An Interpretive Framework for Narrower Immunity under Section 230 of the Communications Decency Act

By Dickinson, Gregory M. | Harvard Journal of Law & Public Policy, Spring 2010 | Go to article overview

An Interpretive Framework for Narrower Immunity under Section 230 of the Communications Decency Act


Dickinson, Gregory M., Harvard Journal of Law & Public Policy


INTRODUCTION
I.   SECTION 230: TEXT AND BACKGROUND
II.  ZERAN, DRUDGE, AND THE MAJORITY VIEW
III. INTERPRETIVE DIFFICULTIES AND OUTMODED
     POLICY OBJECTIVES
     A. Subsections 230(c)(1) and (c)(2): Giving
        Meaning to "Good Samaritan"
     B. Subsections 230(c)(1) and (f)(3): Defining
        Information Content Providers
     C. Now-Undesirable Policy Outcomes
IV.  A NARROWER VIEW OF SECTION 230 IMMUNITY
     A. Pre-Internet Precursors: Ratification and
        Concert of Action
     B. A Narrower Interpretation of Section 230
CONCLUSION

INTRODUCTION

For well over a decade, courts and commentators have struggled to apply and interpret Section 230 of the Communications Decency Act of 1996 (CDA). Section 230 was designed to accomplish two objectives: First, Congress sought to protect children from Internet pornography by encouraging Internet Service Providers (ISPs) and websites to censor content voluntarily; second, Congress sought to promote freedom of expression on the Internet. To accomplish these two divergent goals, Section 230 grants immunity from tort liability to all websites and ISPs that are not themselves responsible for the creation or development of tortious content. Almost all courts have interpreted Section 230 immunity broadly, covering even publishers who take an active role in the production of controversial content, so long as they are not the authors. Although this broad interpretation effects the basic goals of the statute, it ignores several serious textual difficulties and mistakenly extends protection too far by immunizing even direct participants in tortious conduct. A proper reading of the statute--one that accounts for the background common law principles of vicarious tort liability upon which Section 230 was enacted--would correct both problems.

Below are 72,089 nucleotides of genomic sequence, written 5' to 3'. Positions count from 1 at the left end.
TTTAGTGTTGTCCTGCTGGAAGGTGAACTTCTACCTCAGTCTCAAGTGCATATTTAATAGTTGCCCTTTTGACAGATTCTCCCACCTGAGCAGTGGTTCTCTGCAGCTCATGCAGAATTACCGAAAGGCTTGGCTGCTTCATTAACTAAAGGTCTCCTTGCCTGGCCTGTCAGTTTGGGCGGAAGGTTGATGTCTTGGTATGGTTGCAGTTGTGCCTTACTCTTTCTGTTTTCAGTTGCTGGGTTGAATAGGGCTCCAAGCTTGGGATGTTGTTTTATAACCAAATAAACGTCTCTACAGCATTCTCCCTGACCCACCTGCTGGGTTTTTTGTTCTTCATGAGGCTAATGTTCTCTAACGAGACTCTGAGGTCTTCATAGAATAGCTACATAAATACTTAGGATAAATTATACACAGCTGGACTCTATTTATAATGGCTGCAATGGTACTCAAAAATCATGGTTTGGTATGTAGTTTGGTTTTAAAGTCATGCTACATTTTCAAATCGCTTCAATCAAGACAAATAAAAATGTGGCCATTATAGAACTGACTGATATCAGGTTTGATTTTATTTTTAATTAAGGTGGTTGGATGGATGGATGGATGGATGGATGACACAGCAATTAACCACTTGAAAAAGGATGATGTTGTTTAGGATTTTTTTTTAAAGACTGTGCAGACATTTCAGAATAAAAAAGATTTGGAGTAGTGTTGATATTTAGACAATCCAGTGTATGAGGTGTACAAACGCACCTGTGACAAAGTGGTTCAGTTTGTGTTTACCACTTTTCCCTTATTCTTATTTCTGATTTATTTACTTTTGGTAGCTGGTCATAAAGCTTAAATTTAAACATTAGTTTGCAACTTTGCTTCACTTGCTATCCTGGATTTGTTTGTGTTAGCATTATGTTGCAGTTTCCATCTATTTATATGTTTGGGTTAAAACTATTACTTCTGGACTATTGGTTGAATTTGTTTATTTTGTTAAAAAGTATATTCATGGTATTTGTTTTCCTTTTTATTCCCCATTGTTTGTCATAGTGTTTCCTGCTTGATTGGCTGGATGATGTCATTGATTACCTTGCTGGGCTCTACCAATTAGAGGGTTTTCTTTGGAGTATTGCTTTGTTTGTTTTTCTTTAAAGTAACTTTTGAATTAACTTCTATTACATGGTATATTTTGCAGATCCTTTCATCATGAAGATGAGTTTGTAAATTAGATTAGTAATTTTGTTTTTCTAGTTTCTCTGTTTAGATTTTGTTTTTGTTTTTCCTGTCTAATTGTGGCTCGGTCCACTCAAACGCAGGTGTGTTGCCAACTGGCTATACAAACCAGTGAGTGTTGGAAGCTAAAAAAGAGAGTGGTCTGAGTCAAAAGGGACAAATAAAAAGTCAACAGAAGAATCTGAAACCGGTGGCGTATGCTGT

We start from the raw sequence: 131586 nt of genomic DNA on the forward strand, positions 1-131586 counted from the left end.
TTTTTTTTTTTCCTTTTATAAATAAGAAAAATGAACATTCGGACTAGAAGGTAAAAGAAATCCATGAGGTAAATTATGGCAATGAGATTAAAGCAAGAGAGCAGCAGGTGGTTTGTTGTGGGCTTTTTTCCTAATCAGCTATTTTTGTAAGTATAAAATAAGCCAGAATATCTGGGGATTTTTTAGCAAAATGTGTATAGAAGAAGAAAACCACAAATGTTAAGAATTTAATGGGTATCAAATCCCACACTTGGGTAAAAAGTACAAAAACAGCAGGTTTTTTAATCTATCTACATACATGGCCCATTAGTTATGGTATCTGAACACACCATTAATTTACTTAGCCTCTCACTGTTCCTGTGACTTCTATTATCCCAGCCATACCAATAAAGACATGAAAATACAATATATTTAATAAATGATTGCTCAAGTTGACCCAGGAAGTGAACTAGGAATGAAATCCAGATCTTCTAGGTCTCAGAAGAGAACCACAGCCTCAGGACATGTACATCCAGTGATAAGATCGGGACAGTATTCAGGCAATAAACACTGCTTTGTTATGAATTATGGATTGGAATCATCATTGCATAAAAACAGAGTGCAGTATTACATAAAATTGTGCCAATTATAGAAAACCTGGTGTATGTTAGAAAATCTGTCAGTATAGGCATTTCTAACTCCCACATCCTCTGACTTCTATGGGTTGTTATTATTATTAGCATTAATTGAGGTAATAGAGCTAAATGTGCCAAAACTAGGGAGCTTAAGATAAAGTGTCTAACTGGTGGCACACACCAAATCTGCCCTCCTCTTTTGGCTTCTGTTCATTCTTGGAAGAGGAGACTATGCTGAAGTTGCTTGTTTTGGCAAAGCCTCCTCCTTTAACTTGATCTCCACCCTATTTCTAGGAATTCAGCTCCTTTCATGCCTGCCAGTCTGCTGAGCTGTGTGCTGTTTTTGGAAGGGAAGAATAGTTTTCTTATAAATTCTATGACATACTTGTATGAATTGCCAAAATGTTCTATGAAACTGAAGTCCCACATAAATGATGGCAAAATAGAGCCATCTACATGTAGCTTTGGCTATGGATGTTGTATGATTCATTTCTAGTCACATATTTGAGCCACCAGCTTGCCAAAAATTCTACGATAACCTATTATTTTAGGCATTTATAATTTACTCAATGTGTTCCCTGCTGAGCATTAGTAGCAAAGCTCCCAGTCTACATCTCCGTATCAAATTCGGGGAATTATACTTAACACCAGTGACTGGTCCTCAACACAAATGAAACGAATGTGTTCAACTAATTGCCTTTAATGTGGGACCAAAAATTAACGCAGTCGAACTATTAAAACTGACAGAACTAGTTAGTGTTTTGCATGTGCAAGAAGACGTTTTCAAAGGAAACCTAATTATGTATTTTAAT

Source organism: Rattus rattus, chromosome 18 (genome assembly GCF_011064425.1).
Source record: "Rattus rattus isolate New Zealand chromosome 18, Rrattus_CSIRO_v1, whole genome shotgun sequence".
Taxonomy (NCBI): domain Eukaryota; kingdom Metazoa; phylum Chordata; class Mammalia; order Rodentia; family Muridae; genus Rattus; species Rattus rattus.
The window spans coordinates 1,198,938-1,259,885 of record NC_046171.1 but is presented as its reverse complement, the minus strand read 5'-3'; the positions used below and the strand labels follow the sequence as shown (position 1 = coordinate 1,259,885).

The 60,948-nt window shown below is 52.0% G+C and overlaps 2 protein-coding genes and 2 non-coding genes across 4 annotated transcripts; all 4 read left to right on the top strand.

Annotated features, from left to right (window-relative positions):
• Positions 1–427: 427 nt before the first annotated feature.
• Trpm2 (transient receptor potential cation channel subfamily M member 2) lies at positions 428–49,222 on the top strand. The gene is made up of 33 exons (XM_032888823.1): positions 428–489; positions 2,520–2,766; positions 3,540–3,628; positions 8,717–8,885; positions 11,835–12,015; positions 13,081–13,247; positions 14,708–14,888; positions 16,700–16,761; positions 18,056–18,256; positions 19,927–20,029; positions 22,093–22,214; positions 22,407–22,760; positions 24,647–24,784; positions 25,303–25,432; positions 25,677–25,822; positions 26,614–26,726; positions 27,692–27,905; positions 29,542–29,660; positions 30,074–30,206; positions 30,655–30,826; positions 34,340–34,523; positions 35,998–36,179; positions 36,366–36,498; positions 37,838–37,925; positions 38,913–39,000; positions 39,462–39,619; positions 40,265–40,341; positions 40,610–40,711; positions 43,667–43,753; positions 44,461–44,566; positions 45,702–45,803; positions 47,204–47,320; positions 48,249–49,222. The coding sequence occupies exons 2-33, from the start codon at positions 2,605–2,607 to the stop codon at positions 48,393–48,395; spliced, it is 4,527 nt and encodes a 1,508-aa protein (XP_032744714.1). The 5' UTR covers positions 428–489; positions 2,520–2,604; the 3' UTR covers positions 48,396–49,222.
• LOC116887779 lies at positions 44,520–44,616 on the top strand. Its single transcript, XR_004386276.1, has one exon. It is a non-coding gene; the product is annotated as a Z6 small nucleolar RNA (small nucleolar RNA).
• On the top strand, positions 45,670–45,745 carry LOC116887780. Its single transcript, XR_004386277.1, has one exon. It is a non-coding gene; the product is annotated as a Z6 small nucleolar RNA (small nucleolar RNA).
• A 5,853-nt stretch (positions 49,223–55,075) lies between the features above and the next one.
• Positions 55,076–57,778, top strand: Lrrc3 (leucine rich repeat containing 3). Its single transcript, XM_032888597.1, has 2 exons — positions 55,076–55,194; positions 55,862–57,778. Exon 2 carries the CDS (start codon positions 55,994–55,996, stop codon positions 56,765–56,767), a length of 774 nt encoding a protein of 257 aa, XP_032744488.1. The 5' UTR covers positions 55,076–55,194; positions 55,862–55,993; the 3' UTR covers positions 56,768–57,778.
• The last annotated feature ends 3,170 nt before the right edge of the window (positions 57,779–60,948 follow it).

Part I introduces Section 230's history and purpose. Part II reviews the courts' broad interpretation of the statute. Part III examines several textual difficulties that this broad interpretation raises. Finally, Part W attempts to solve these difficulties by interpreting Section 230 in light of the relationship between two strains of pre-Internet vicarious liability defamation doctrine and Stratton Oakmont, Inc. v. Prodigy Services. Co., the defamation case that prompted Congress to pass Section 230. The analysis indicates that although the immunity provision of Section 230 is broad, Congress did not intend to abrogate traditional common law notions of vicarious liability. Some bases of vicarious liability remain, and their continuing validity both explains the interpretive difficulties and undergirds courts' recent push to narrow Section 230 immunity.

I. SECTION 230: TEXT AND BACKGROUND

Congress enacted Section 230 of the CDA (1) to achieve two objectives: (2) to address the problem of children accessing pornography and other offensive material on the Internet, (3) and to promote freedom of expression on the Internet, a then-new and potentially fragile communications medium. (4) To accomplish these goals, Section 230 grants immunity from tort liability to computer service providers such as websites and ISPs that provide access to defamatory content created by third parties:

[section] 230(c) Protection for "Good Samaritan" blocking and screening of offensive material

(1) Treatment of publisher or speaker No provider or user of an interactive computer service shall be treated as the publisher or speaker of any information provided by another information content provider.

(2) Civil liability

No provider or user of an interactive computer service shall be held liable on account of-

(A) any action voluntarily taken in good faith to restrict access to or availability of material that the provider or user considers to be obscene, lewd, lascivious, filthy, excessively violent, harassing, or otherwise objectionable, whether or not such material is constitutionally protected;

. …

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